The dress and speech of these alternate archetypes may vary.
It may correspond to a particular author's vision of a story's setting, rather than their traditional seafaring counterparts.
Stereotypical pirate accents are modeled on those of Cornwall, South Devon or the Bristol Channel area in South West England, though they can also be based on Elizabethan era English or other parts of the world.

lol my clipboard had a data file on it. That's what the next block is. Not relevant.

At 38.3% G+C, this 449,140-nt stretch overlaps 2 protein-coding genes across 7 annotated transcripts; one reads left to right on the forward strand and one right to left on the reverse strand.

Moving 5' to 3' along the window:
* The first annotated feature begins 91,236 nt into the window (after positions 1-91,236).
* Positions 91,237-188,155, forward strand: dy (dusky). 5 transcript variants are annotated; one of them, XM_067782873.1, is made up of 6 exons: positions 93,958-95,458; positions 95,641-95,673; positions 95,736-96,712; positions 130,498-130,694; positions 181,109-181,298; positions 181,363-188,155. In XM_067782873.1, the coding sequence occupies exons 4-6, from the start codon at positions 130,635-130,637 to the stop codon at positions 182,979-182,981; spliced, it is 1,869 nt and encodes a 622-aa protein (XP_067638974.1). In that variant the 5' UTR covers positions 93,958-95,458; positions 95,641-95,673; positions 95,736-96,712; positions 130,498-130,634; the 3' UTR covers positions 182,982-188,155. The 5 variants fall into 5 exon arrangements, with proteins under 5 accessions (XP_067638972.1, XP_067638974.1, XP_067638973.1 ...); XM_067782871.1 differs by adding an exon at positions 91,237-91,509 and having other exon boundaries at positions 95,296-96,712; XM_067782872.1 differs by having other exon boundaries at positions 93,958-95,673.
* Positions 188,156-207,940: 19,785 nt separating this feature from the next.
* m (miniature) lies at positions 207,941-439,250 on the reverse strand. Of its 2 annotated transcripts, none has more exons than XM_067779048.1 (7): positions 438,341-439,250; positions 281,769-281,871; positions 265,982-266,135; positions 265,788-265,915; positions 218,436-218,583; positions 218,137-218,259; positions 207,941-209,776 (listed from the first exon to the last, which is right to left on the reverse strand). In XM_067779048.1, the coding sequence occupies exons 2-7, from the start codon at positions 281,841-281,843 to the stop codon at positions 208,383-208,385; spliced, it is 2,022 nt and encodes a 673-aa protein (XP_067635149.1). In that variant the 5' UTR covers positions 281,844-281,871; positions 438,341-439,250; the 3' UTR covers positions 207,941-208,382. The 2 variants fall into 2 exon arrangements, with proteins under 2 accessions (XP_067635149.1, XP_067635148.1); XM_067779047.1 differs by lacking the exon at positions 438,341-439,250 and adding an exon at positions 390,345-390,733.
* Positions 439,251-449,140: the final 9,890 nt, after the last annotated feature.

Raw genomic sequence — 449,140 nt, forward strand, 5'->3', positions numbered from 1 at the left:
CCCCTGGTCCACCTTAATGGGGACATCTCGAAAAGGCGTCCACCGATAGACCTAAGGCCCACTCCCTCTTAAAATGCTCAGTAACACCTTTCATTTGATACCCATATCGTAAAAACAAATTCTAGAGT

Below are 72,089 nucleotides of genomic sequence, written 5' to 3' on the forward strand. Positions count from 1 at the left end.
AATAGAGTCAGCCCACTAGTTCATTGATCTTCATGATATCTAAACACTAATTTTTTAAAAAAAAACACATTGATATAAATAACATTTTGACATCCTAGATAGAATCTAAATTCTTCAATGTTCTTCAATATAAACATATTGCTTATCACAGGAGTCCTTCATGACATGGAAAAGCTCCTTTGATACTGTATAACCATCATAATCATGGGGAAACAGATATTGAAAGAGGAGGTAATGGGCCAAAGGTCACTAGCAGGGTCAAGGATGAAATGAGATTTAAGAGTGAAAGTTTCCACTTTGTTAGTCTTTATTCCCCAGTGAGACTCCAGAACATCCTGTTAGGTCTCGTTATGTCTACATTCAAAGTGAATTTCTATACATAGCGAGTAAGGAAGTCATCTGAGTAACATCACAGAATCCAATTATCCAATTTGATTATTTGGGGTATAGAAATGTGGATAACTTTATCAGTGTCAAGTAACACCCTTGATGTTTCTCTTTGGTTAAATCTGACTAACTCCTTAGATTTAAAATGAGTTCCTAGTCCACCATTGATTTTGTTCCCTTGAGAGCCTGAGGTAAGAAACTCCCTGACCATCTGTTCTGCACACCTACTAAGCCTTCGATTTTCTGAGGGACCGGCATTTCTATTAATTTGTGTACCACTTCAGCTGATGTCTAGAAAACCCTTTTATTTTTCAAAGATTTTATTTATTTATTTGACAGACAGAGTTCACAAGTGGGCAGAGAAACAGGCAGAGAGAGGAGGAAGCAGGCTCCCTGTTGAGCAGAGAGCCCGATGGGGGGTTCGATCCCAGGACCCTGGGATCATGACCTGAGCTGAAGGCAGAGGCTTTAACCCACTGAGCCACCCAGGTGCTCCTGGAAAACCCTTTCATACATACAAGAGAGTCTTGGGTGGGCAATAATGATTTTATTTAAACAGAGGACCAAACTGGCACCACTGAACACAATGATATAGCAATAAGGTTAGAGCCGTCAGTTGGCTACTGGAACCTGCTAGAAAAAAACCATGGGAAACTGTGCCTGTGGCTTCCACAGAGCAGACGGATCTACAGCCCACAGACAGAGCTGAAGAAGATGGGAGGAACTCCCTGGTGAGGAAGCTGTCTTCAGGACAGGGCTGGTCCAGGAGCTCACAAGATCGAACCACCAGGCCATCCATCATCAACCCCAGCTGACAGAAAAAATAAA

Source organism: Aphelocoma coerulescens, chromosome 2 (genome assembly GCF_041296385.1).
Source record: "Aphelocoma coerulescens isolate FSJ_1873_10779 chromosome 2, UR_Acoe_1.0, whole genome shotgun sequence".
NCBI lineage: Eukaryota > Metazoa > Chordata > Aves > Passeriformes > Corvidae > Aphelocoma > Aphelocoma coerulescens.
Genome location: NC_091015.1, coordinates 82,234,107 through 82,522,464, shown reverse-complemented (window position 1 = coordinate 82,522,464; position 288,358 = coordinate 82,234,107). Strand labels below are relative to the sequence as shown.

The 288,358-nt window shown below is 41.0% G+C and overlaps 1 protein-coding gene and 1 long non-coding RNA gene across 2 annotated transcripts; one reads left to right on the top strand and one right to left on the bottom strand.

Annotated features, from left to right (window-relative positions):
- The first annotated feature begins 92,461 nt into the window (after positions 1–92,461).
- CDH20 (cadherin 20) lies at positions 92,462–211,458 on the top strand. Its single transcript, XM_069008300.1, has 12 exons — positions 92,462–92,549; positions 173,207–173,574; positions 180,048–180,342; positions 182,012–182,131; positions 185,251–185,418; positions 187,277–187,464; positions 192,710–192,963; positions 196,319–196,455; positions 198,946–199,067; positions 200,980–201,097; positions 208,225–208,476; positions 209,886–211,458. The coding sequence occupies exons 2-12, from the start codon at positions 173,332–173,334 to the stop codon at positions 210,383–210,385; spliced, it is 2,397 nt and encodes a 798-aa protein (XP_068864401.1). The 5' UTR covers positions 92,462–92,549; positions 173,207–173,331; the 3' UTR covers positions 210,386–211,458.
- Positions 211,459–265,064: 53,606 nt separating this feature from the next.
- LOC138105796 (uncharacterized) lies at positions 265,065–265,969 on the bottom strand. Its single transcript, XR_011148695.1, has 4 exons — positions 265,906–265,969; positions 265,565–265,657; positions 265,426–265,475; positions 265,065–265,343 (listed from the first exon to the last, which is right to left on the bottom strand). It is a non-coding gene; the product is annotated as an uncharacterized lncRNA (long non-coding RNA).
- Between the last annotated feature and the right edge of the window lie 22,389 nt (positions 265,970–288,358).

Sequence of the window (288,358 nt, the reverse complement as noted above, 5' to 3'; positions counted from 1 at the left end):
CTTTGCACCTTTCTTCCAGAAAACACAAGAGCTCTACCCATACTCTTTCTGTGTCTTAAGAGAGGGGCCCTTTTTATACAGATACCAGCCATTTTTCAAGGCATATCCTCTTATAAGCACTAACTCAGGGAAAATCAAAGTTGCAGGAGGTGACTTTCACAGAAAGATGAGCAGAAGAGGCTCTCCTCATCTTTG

They are often shown wearing shabby 17th or 18th century clothing, with a bandana or a feathered tricorne.Pirates generally quest for buried treasure, which is often stored, after being plundered, in treasure chests.Pirate's treasure is usually gold or silver, often in the form of doubloons or pieces of eight.The archetypal characteristics of pirates in popular culture largely derive from the Golden Age of Piracy in the late 17th and early 18th centuries, with many examples of pirate fiction being set within this era.Vikings, who were also pirates, took on a distinct and separate archetype in popular culture, dating from the Viking revival. Stevenson's Treasure Island (1883) is considered the most influential work of pirate fiction, along with its many film and television adaptations, and introduced or popularised many of the characteristics and cliches now common to the genre.The first major literary work to popularise the subject of pirates was A General History of the Robberies and Murders of the most notorious Pyrates (1724) by Captain Charles Johnson, In giving an almost mythical status to the more colourful characters, such as the notorious English pirates Blackbeard and Calico Jack, the book provided the standard account of the lives of many pirates in the Golden Age, and influenced pirate literature of Scottish novelists Robert Louis Stevenson and J. Stevenson identified Johnson's General History of the Pyrates as one of his major influences, and even borrowed one character's name (Israel Hands) from a list of Blackbeard's crew which appeared in Johnson's book.In films, books, cartoons, and toys, pirates often have an unrefined appearance that evokes their criminal lifestyle, rogue personalities and adventurous, seafaring pursuits.International Talk Like a Pirate Day has been gaining popularity through the Internet since its founders set up a website, which instructs visitors in "pirate speak." is also a major supporter of this day.In the online community, many games, movies, and other media are built upon the premise, thought to have been generated by Real Ultimate Power, that pirates (in the Caribbean buccaneer sense) and ninjas are sworn enemies.On the other hand, they may be modeled after stereotypical sea pirates.The piece, depicting an incompetent band of "tenderhearted" British pirates, is still performed widely today, and obviously corresponds to historical knowledge about the emergence of piracy in the Caribbean. Barrie's play Peter Pan, or The Boy Who Wouldn't Grow Up was first performed.